By Maureen Salamon
WEDNESDAY, July 16, 2014 (HealthDay News) — While a host of cardiovascular ailments are associated with excess pounds, new research supports a puzzling “obesity paradox.” It found that overweight heart patients experience fewer heart attacks and higher survival rates after cardiac procedures than their slimmer peers.
Scientists reviewing 36 prior studies found that obese patients were up to 27 percent less likely to die after heart procedures such as coronary bypass surgery or angioplasty than normal-weight patients.
But experts warned that under no circumstances do the results suggest that obesity is good medicine.
“We want to make it very clear that we’re not promoting being obese or overweight,” said study author Dr. Abhishek Sharma, a cardiology fellow at State University of New York Downstate Medical Center in Brooklyn.
“When we’re talking about the underlying reasons for coronary artery disease, overweight and obesity put you at higher risk,” Sharma added. “But once the heart disease has set in and they undergo angioplasty or bypass, their outcomes are better.”
The study is published July 16 in the journal Mayo Clinic Proceedings.
About two-thirds of American adults are either overweight or obese. A body mass index (BMI) of 25 to 29 is considered overweight; BMIs of 30 and above are classified as obese. BMI is a calculation of body fat based on height and weight.
According to the U.S. Centers for Disease Control and Prevention, about one million coronary artery bypass and angioplasty procedures — to get around or open blocked heart arteries — are performed each year. About 70 percent of people undergoing such procedures are overweight or obese, according to study documents.
Examining data collected on tens of thousands of heart patients, Sharma and his colleagues determined that underweight patients (with BMIs under 20) who underwent heart procedures were up to 2.7 times more likely to suffer a heart attack or die over the following 1.7 years.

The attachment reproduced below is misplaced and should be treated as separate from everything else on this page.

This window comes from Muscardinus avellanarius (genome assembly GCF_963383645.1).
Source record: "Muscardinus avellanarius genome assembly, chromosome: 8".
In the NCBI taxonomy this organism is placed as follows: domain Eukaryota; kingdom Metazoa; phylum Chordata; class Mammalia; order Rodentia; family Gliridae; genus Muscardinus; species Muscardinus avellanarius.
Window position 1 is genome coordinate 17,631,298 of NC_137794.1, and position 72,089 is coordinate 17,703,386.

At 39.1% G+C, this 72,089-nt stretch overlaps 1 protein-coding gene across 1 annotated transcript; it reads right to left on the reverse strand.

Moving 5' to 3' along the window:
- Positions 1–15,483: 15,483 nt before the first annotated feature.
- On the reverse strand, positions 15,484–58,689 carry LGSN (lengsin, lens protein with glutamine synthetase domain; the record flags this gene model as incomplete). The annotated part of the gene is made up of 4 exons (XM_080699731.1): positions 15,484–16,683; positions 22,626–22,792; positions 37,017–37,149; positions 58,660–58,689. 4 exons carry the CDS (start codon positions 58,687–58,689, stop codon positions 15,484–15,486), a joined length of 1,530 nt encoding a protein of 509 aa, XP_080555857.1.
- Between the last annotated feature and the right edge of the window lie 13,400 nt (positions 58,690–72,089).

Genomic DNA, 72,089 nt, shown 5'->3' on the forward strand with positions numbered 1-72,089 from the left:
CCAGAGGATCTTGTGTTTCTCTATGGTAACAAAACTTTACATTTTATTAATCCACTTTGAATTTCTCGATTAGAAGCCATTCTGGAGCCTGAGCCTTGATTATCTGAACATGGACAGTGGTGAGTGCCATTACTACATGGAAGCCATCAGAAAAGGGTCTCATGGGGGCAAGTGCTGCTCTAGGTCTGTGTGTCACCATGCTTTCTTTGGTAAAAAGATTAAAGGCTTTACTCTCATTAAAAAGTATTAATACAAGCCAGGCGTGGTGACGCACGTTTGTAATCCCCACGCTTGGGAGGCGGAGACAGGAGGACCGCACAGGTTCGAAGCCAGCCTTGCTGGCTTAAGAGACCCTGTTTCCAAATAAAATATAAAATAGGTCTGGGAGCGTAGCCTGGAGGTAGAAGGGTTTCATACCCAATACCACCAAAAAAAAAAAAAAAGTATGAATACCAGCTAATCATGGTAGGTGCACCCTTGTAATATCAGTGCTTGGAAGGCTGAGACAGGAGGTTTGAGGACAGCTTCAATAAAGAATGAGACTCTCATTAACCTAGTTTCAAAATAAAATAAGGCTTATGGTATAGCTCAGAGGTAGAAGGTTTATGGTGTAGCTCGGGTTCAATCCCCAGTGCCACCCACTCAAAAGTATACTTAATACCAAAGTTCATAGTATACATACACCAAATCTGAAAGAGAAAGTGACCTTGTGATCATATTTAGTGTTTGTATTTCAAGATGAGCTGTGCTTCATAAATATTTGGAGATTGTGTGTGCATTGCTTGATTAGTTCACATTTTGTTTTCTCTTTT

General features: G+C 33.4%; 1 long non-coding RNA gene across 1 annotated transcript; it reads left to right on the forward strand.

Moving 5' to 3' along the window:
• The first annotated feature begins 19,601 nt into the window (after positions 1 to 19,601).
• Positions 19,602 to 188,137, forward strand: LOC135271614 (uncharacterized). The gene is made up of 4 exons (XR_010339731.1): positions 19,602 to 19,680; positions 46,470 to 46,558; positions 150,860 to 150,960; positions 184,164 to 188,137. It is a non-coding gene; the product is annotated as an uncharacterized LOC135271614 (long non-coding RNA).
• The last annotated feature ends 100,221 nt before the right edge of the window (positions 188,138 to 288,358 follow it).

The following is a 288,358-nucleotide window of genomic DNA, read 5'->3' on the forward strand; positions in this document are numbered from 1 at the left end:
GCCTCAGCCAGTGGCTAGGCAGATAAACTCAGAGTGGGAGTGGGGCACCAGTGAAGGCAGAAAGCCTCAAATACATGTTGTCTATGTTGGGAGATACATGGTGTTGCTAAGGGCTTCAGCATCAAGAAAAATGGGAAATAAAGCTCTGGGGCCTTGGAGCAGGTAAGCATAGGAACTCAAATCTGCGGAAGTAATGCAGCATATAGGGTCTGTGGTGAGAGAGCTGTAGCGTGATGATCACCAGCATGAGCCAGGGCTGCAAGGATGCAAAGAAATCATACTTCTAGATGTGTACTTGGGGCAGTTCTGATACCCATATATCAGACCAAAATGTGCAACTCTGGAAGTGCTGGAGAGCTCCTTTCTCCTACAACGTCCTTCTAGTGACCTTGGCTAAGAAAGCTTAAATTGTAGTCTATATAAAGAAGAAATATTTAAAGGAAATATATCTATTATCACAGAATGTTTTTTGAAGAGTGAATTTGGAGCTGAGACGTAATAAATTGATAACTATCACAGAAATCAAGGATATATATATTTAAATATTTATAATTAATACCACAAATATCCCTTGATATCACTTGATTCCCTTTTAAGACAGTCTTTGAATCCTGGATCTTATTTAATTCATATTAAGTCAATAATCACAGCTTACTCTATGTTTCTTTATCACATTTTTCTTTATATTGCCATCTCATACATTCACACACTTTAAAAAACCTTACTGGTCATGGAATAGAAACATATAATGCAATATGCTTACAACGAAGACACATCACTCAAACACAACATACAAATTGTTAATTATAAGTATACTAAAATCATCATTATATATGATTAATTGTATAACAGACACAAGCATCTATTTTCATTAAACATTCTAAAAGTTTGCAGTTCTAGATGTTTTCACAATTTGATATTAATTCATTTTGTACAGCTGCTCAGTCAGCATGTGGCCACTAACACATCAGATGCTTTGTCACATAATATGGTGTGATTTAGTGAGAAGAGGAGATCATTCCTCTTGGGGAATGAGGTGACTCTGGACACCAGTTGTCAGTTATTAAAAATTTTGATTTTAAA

Conversely, cardiovascular death risk was lower among overweight patients with BMIs between 25 and 30, compared to those with normal BMIs of 20 to 25, the investigators found.
Sharma said several possible reasons explain the discrepancy in survival rates, though scientists aren’t certain which are valid. First, overweight patients are more likely to be prescribed cardio-protective medications such as statins and beta blockers than people of normal weight, and at higher doses. Also, heart disease among thinner patients tends to stem from genetic causes, rather than modifiable lifestyle factors such as diet or exercise levels, as it does in overweight patients, he said.
However, the study doesn’t directly prove that patients’ excess weight was responsible for the survival benefits. It merely found an association between the two.
Dr. William Zoghbi, medical director of Houston Methodist DeBakey Heart & Vascular Center in Texas, pointed out that overweight and obese heart patients included in the new research were about seven years younger than their thinner counterparts. This indicates that they typically developed heart disease at a much younger age than their normal-weight or underweight peers, he said.
“I’m very cautious about drawing strong conclusions from this study,” said Zoghbi, also a professor of medicine. “These studies [included in the meta-analysis] were not done to evaluate the effect of various degrees of body mass index, which is important to know.”
He said he doesn’t see a protective effect of obesity. “It’s definitely the wrong message. The message is prevention much more than anything,” he said.
The U.S. National Library of Medicine has more about obesity.